Vancouver Condo Absorption 18% Lower Than Last Year

Vancouver Condo Absorption 18% Lower Than Last Year

Single family homes in Vancouver continued to feel some down pressure, but the condo market appears to be stabilizing. The latest numbers from the Real Estate Board of Greater Vancouver (REBGV) show that prices moved higher, sales dropped, and available inventory is being consumed at a strong pace for the industry.

Prices Increased

Prices for condos in Vancouver are still on the way up, despite the rest of the market lagging. The benchmark average for a condo in October was $512,300 – a 0.3% increase from the month before, and a 20.5% increase from the same month last year. Not the booming market of yesteryear, but performing better than the average Vancouver home. Single family detached units are actually declining.

Not all areas in the Vancouver region are treated equally however. Statistics from the REBGV are for the whole Vancouver region – including the suburbs. Maple Ridge logged the least expensive condos, with an average benchmark price of $205,500. West Vancouver was not surprisingly the most expensive, with an average benchmark condo price of $899,800.

Vancouver Condo Benchmark Prices

Vancouver Average Condo Benchmark Price

Sales Falling

Sales dropped, which is somewhat expected when prices reach higher levels. October logged 1,178 condo sales, which is a decrease of 23.7%. The largest decline was in Vancouver West, where it dropped by 31.5%. Conversely, Maple Ridge had a massive increase of more than 60%. Declining sales by itself isn’t much of a problem, but listings only fell 8%. This means inventory is building faster than it had last year.

Absorption Rates

Speaking of sales vs listings, absorption rates increased from last month. The current rate of absorption for Vancouver condos is 68%, a change of 14% from last month. This number is very high for industry standards, but 18% lower than last year. Generally speaking, absorption rates above 20% mean prices will continue to rise, below 10% means prices will come down. Between that is a balanced market. In a market that’s as high flying as Vancouver, momentum and individual buyer/seller circumstances propel movements faster though.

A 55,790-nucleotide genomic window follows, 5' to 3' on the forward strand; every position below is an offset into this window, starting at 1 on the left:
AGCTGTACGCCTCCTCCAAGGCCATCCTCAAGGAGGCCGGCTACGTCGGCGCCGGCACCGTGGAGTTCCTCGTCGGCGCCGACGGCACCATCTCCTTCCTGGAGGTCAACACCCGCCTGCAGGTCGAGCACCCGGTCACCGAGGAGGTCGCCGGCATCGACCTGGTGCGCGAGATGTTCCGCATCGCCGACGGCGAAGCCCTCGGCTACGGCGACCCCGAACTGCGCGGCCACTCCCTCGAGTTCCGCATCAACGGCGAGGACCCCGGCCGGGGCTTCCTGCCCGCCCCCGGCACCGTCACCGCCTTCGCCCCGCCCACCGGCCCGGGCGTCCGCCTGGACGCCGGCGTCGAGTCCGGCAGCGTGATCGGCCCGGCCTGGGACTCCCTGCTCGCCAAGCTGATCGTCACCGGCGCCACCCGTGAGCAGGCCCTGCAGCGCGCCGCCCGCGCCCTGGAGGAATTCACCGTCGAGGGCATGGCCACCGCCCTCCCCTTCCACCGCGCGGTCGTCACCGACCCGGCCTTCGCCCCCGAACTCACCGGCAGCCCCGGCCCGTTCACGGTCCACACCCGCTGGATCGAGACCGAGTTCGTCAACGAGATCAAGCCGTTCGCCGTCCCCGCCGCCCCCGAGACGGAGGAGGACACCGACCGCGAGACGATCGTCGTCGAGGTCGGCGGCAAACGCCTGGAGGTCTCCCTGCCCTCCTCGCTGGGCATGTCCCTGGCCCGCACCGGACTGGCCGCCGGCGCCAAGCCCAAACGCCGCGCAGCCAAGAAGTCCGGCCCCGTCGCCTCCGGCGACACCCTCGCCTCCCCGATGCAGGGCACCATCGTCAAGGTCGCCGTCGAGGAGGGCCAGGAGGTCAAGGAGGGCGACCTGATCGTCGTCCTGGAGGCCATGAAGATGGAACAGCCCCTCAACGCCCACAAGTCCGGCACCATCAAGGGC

Vancouver Condo Absorption

Vancouver Condo Absorption - October 2016

The market may not have been as hot as last year, but demand and prices for condos hasn’t dropped as quickly as single family homes. Vancouver real estate may be wobbly, but it isn’t quite crashing.



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  • Reply
    Dave Calhoud 6 years ago

    Condos are basically the only chance of home ownership for most people in Vancouver. No one here has $7 million to buy a teardown bungalow – you just can’t afford those here.

  • Reply
    Ross 6 years ago

    Hmm, has anyone considered that the new mortgage stress test rules only came into effect in late October and that any negative impact will take at least a few months to show up (and given the REBGV’s made up HPI tracking more like a year).

    Let’s see how things are looking in 6-12 months for condos and houses before we assume things aren’t crashing. After all, it took almost 6 years the US crash to bottom. We are only a few months in here.

  • Reply
    Don 6 years ago

    Drive around Vancouver and check out the near completions along Cambie, Kingsway, Hastings, Marine Drive/Boundary… Take a ride down to Richmond and see the near completions along No. 3 Road, Olympic Oval…. Ride along Lougheed near Brentwood Mall, Metrotown, … in Burnaby. Check out the low rise developments all over the place in Coquitlam, Maple Ridge, massive numbers in Surrey, numerous in Langley, and further out.
    While the mainland Chinese may have bought in Yaletown and Coal Harbour, it is the local Chinese that salivate and buy multiple units all over the place in Metro Vancouver.
    Rentals are tight because many of the houses were taken off the market to build and there are far more empty homes than people may think. Wait until all these inventory come into the market in 2017. We shall see how all these local Chinese desperately fight for reliable tenants to sustain their mortgage payments. This heightened uncertainty should give a few elderly local Chinese buyers heart attacks as they leverage up further to invest in their 3rd, 4th, … 10th condo units. The Indo-builders love to build these suckers more units or hold on to their building lots on hand to control the prices so these suckers can bid the prices higher and higher.

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